COVID-19 highlights the ongoing struggle for ‘racial recognition’ within parts of the British society that needs to look at its own selective amnesia when looking at its own history.
The criminal justice system, school exclusions of black boys, the recent Windrush scandal, black on black violence, poor representation in film and TV, and the black lives matter and decolonisation of higher education campaigns, will attest that black life for many of us in the country is an ongoing social and cultural pandemic, that has been driven, and sustained, since black people arrived in the UK, as far back as 55 BC, when the Romans were stationed in Hull.
COVID–19 is merely another damaging social determinant of health that has befallen black communities, highlighted by the latest revelations of the disproportionate deaths of many black people.
Speaking as a father, grandfather, and lately a great–grandfather, I am disheartened to know that all the generations I’m connected to will inherit yet another layer of false hope and despair through which to reflect on in their lives, knowing that many of their elders have now gone.
As the devastating impacts of the disproportionate representation of BAME deaths are felt, sections of our society will no doubt avert its gaze from the wider social determinants that have blighted the lives of black people in the UK throughout history. Any researcher looking at ‘race and public health’ issues, should know about; sickle cell, lupus, prostate cancer, diabetes, and high blood pressure. Similarly, criminal justice researchers should know that racial disparities operate at every stage of the criminal justice system. And any progressive social historian knows that black involvement in the shaping of British society has been excluded, marginalised, excluded, and airbrushed out every tier of British life, notwithstanding the advent of so called Black History Month. Whilst COVID–19 rages through the UK, why aren’t we seeing stories about this global pandemic, coming from Africa, South Asia, prison, poor black communities in North America and the Caribbean, the favelas of Brazil, and indigenous communities across the globe?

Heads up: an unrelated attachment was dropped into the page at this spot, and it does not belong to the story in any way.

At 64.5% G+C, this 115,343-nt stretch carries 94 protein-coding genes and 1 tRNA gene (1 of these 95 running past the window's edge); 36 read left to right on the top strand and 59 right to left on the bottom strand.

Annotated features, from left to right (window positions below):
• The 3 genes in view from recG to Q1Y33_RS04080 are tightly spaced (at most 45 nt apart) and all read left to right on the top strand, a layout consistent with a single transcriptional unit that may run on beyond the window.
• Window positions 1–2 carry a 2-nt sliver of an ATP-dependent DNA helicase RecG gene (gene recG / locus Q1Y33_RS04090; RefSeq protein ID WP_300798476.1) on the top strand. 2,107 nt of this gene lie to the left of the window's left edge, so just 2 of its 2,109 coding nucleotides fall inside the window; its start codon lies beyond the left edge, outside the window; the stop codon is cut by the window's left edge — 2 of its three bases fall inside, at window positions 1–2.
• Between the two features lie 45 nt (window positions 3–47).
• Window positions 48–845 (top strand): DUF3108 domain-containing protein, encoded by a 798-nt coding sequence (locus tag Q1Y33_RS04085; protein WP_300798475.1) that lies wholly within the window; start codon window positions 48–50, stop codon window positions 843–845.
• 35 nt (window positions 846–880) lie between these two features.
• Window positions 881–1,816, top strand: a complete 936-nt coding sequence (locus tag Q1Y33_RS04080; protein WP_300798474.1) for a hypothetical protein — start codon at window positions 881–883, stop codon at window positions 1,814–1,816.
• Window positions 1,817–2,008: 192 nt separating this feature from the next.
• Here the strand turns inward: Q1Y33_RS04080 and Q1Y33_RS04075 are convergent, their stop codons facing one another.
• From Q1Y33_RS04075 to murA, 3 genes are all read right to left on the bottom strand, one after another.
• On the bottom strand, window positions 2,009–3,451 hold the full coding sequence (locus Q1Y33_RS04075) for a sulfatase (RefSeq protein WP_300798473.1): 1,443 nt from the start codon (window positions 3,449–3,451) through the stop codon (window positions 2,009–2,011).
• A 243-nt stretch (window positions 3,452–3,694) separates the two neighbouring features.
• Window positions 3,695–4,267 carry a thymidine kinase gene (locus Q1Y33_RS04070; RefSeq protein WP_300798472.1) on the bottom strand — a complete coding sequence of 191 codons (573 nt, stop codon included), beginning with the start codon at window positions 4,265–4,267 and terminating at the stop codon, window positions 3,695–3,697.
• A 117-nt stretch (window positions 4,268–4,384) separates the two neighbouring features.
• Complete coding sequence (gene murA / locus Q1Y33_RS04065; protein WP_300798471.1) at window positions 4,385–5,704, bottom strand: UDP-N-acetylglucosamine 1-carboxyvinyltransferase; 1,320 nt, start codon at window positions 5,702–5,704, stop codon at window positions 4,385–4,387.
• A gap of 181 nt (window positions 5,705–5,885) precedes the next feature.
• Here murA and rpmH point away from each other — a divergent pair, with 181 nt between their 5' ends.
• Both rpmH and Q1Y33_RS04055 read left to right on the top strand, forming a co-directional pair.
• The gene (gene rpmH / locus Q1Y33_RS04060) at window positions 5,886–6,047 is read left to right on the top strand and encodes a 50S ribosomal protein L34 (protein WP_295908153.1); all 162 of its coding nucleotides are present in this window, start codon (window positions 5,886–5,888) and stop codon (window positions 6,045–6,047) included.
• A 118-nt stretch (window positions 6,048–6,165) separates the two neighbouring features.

Ironically, a few weeks ago, many criminals were being deported back to Jamaica, Muslims were still seen as a suspect community, and young black people were still being vilified by the press, whilst the big talking point was the Stormzy and Wiley ‘grime beef’ and Channel 4 continuing to make us squirm and chuckle at the ‘Big Narstie Show’. Only a few months ago, many wanted to curb immigration, whilst Brexit hastened a return to the good old days of ‘Britannia ruling the waves’. But now the press plasters the faces of heroic individuals from the black community who have died saving lives in the NHS, across our screens.
If black history shows us anything, and repeats itself, then, ‘differential racialisation’ such as black deaths during COVID-19, will slip out of the public consciousness and be quickly forgotten. Let us not forget, many lives have been lost, families left devastated, communities ripped apart, whilst children are now without parents and elders.
However, the voices and stories associated with the traumas that have befallen black communities are to be found and located within black cultural expression; music, theatre, visual arts, dance, literature and spoken word. The histories of slavery, colonialization, civil and human rights struggles were told through the arts and political movements such as Negritude, the Niagara Movement, the Harlem renaissance, and the black arts movements in the US and UK.
Rather than trundle out all the moral barricades at this moment in time, gasping in shock and horror at the racial disparities of COVID–19, it may be time to look back at key moments in history, which could answer some of the questions being posed. It is also important to recognise that those who are currently in charge of the so called mainstream ‘narrative’ are (mis)informing the public, by using this moment to deflect from some of the wider critical questions associated with those people who are poor, have limited access to technology, are socially marginalised, and are located in vulnerable areas that are significantly more impacted by COVID–19, of which the black communities I have referred to, are merely a fragment.
We’ll see a revision of the history of COVID–19, written by artists, where words such as ‘unfortunate’, ‘marginalised’, and ‘disaffected’, are replaced with a lexicon such as ‘resilient’, ‘heroic’, and ‘courageous’ as a way of validating the humanity of black people at this time. Is it a question of, as Hamlet said, ‘to be, or not to be’? Or is the African saying ‘I am, because we are, we are because I am’ a more appropriate maxim that validates the black communities’ worth as human beings at this moment in time. Let the artists speak ‘truth to history’.
Martin Glynn, criminologist, academic, data storyteller and creative director of Algorhythm Data Storytelling Lab is the author of the forthcoming ‘Black Art and the Criminological Imagination’, out in 2021.
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